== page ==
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Popcorn & Prejudice: A Movie Blog

Seattle Times writer Moira Macdonald muses on moviegoing. Email Moira: mmacdonald@seattletimes.com.

August 16, 2010 at 9:54 AM

Monday morning “Mad Men”

Before we jump into last night’s very rich episode (nicely directed by actor John Slattery, who plays Roger — take a bow, John!), help me out here: Have we seen Don’s new secretary before? She’s an older woman, called, I think, “Miss Blankenship,” and normally I wouldn’t dwell on this but this show has a way of bringing people back — wasn’t the doctor Joan saw last week the same one she sent Peggy to way back in Season 1? Was Miss Blankenship at the old Sterling Cooper? Anyway, she’s kind of a kick.
Speaking of bringing things back . . . all of us who have been waiting a long time for Pete and Peggy to lock eyes again were satisfied last night: Pete learned that he would finally become a father, and only Peggy also knows that it isn’t the first time. (For those new to the show: P & P had a brief relationship in the first season, around the time of Pete’s marriage, resulting in Peggy’s pregnancy and subsequent stay in a psychiatric hospital. The baby, as we learned in the one electric conversation P & P had about the matter, was adopted; Pete was not told until long afterwards. They have, apparently, never mentioned it again.) In last night’s episode, titled “The Rejected,” Peggy learned the news, and while she declined to sign a baby card, she did bravely march over to Pete’s office to tell him that she’s happy for him. He gazed at her for a while. Later, she went off to lunch with some hip new friends, as Pete schmoozed with a bunch of suits (in true Pete fashion, he’s seized the opportunity of the baby to further milk his father-in-law for more business) — but they couldn’t stop staring at each other, through the divide of a glass door, and much more. “It will shock you how much this never happened,” said Don to Peggy, way back when he visited her in the psychiatric hospital (did he know about the baby? or was he just referring to the hospitalization?), and she took that advice to heart — perhaps, until now, when she seems to remember all too clearly that it did happen, and it did matter.
And Don’s words were echoed by poor Allison, who may have left the show for good, smashing some office tchotchke on her way out the door. (Notice, again, how Joan is the only person who immediately, and accurately, understood the situation. Shades of her goodbye to Roger, perhaps?) “This actually happened,” she tells him tearfully of their one-night affair, which Don is determined to sweep under the rug. She tells him she’s leaving, hoping he’ll beg her to stay — and instead he tells her to write her own letter of reference and he’ll sign it. Later, stumbling home drunk, Don starts to type a letter of apology to Allison, but can’t finish it. Something in him wants to be kinder, wants to connect ( the way he does with Anna) but he can’t; he’s caught in that long, slow fall shown in the credits. It’s been hard this season watching Don so miserable (and treating people so miserably), when Season 3 ended on such an up note; surely Matthew Weiner has a plan to turn things around for him, or maybe he still has further to fall. (In the words of Freddy Rumsted: “How the hell did this get so sad so fast?”)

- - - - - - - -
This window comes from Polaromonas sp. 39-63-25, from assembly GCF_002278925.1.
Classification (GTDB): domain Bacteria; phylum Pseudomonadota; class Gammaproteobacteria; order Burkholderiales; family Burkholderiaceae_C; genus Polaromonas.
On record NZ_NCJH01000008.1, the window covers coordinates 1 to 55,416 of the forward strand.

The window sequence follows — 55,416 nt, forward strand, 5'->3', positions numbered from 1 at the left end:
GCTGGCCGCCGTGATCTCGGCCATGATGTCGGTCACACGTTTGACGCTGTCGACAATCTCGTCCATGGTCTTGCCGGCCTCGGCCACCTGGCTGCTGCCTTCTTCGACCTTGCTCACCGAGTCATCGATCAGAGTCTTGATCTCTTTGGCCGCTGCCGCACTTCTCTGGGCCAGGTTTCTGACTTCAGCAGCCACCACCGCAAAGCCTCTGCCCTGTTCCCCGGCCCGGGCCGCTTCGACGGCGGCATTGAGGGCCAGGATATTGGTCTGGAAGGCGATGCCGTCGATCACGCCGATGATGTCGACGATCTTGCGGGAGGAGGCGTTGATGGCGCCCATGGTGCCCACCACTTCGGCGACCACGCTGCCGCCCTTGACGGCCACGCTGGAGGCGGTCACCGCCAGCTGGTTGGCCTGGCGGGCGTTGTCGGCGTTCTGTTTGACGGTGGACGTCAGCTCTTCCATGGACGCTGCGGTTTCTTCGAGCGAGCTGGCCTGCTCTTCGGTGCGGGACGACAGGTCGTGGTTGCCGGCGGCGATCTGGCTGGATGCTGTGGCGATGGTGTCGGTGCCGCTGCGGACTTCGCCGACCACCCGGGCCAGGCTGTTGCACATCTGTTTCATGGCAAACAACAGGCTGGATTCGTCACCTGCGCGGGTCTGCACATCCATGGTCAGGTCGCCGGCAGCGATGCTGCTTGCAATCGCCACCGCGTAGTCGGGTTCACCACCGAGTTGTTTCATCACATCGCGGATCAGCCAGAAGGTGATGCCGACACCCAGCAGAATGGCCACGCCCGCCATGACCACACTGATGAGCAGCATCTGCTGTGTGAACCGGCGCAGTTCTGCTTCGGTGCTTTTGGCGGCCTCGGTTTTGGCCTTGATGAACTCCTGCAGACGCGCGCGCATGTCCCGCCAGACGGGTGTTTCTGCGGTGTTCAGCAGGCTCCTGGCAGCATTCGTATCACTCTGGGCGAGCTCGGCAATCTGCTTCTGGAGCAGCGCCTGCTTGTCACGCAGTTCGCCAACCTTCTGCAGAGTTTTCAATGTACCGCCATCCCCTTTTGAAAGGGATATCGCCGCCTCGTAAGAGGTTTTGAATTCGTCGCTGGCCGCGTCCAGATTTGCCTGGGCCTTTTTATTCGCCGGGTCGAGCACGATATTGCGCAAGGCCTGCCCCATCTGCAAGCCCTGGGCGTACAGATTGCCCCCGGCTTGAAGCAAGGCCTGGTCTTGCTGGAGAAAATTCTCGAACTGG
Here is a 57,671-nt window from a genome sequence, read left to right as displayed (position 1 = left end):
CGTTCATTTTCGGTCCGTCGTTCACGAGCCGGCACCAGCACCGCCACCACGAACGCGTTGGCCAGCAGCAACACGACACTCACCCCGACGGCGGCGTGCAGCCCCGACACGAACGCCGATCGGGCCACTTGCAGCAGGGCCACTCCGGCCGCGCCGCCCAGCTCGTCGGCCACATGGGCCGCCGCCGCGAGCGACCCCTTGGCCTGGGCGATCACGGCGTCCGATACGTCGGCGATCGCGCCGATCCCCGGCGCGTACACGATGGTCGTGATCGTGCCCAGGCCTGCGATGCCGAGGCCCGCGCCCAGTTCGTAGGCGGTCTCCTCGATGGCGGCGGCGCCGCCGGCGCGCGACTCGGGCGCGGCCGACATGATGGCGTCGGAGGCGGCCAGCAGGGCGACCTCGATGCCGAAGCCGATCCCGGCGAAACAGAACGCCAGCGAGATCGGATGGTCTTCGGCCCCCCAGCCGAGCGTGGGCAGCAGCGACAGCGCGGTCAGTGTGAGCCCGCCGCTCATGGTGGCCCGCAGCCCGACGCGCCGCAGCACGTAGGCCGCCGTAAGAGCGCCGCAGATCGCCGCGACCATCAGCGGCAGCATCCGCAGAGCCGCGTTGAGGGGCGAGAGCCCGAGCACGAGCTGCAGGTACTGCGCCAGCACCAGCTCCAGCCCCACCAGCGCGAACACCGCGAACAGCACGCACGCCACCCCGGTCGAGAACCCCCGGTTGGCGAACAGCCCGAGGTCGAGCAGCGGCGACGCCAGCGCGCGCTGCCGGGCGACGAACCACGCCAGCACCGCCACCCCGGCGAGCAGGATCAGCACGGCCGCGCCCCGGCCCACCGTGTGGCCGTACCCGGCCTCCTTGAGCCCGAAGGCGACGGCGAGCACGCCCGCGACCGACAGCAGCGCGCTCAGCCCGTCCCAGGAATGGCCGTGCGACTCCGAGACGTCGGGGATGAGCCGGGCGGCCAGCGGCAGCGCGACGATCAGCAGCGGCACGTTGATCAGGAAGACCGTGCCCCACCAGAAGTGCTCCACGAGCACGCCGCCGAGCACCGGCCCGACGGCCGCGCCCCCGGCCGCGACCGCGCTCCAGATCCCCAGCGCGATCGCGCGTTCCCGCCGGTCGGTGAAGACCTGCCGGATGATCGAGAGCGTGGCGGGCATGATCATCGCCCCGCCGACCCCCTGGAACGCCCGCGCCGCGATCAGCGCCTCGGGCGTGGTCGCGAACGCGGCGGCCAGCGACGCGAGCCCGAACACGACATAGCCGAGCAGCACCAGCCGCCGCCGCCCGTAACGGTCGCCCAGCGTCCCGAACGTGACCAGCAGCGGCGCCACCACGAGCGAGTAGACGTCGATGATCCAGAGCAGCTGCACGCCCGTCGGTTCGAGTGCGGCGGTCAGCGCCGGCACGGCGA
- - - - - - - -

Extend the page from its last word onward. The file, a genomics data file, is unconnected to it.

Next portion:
In an episode set primarily (and refreshingly) at the office, a highlight was the “conference call” to Lee Garner Jr. of Lucky Strikes, as Don and Roger try to pacify their top client (Roger: “The jockey smokes the cigarette.”). Also loved Faye leading the secretaries in a focus-group/therapy session, and Peggy standing on her desk, trying to spy on Don through the glass partition. And what do we make of Ken’s return? The actor (Aaron Staten) is in the opening credits, so we’ll be seeing more of him — but in what context?
Funny, seeing Betty in the upcoming scenes from next week — I’d almost forgotten about her. You?

Goodbye, Allison — and well done, Alexa Alemanni. (Photo courtesy AMC.)

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